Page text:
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Negotiations > Negotiation Methods

Competitive and Integrative Approaches

Distinguish Strategic Approach from Personality

While there may be some correlation between negotiation approaches and personality style, the two do not necessarily go together. For example, a competitive negotiator may be very "pleasant" to work with in terms of demeanor, but utilize extremely competitive tactics. In fact, a negotiator's pleasantries may themselves be part of an overall manipulative approach! A problem-solving negotiator may, on the other hand, be rather ornery in terms of their personality, yet effectively utilize interest-based, problem-solving strategies in negotiation.

The Best Negotiators Will Have Both Sets of Skills

It is also important to appreciate that the most effective negotiators will have a wide array of negotiation skills, both competitive and problem-solving, and will effectively mix and match these approaches depending upon what the negotiator believes will work best with a particular "negotiating partner" depending on the specific issue being negotiated and depending on the nature of the overall negotiating relationship (one-time transaction or continuing relations).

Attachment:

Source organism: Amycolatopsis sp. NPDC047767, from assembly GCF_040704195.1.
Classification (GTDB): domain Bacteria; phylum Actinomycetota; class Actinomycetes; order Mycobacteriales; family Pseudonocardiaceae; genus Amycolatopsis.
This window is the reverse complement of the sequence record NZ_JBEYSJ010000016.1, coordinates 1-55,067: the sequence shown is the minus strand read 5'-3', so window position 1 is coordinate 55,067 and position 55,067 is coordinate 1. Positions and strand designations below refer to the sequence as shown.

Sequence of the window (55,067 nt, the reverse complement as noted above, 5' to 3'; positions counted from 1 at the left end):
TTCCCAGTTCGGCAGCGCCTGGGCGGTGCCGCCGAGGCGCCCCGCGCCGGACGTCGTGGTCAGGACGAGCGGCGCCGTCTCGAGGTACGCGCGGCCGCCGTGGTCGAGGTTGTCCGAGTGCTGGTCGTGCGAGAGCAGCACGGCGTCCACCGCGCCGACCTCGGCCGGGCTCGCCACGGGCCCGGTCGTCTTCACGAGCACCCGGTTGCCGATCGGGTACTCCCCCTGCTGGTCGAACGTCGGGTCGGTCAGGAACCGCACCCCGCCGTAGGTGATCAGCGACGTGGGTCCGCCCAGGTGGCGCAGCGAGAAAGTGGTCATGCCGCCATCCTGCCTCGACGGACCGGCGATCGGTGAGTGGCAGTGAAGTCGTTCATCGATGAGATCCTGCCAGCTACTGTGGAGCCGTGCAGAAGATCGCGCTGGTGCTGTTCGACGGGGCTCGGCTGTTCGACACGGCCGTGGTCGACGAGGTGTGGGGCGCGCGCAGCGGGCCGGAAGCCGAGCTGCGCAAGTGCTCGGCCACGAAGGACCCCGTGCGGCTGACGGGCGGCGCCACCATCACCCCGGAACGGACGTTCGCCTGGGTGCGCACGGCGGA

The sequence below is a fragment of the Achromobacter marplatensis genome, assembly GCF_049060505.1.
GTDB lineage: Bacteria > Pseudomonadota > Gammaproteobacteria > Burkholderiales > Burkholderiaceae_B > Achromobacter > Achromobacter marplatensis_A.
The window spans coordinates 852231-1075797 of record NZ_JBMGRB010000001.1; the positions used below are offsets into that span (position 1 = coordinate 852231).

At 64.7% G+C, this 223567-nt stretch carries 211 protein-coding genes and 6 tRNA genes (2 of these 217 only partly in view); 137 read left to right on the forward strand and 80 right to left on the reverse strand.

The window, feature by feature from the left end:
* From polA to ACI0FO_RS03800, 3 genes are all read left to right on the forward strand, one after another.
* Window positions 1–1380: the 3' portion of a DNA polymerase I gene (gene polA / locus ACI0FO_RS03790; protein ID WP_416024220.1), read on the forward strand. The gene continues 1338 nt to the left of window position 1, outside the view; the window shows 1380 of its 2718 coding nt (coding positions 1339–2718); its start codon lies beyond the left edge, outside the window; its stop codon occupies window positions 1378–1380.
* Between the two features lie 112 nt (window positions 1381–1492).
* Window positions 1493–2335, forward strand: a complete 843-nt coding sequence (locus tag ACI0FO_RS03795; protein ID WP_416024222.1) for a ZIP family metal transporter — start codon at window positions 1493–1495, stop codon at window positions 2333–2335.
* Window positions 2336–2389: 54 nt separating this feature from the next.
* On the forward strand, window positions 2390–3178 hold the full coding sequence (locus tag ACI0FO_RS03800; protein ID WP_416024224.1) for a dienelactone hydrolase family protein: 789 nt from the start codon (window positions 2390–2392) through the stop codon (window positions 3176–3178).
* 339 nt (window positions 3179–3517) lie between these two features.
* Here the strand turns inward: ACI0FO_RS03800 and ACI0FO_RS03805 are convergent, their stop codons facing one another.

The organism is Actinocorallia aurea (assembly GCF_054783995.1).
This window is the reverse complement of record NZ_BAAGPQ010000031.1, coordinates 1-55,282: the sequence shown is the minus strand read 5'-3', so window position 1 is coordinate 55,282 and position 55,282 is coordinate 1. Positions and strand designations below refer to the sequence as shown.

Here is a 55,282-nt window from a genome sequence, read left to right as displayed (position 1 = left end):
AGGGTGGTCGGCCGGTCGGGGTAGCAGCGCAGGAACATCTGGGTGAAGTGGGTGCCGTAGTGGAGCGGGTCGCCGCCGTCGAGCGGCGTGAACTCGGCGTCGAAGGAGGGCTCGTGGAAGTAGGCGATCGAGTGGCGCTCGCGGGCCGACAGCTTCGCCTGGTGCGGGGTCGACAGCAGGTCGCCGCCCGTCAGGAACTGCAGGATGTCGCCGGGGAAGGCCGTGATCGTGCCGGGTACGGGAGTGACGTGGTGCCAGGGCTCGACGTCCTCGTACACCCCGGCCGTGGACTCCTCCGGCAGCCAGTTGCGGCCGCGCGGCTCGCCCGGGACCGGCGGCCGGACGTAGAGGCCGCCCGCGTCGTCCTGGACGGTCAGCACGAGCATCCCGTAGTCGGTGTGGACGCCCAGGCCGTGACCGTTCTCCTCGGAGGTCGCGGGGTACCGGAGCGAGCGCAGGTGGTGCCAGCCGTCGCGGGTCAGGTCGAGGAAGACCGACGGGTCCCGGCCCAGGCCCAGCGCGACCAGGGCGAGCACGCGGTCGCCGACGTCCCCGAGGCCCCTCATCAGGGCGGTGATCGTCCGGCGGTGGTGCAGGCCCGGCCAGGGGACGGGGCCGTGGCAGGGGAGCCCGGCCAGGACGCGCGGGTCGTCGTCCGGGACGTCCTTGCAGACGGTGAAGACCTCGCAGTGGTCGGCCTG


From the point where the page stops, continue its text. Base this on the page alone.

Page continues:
Strategies to Create Value and Claim Value

Another view of negotiation is that certain strategies and behaviors are intended to "create value" (integrative approaches) whereas other strategies and behaviors are intended to "claim value" (be that by competition or principle). The mediator will want to first assist participants to create maximum value for exchange, then help the participants to figure out how to best divide that maximized value.

Dispute Negotiation and Transactional Negotiation

Also notice that negotiations may be divided into two types:

  • dispute negotiation, focused on resolving past facts; and
  • transaction negotiation, focused on reaching agreement for the future.

While it is often helpful to appreciate this difference between dispute negotiation and transaction negotiation, it is also beneficial to appreciate that many negotiation situations involve the resolution of both past issues as well as planning future relations.

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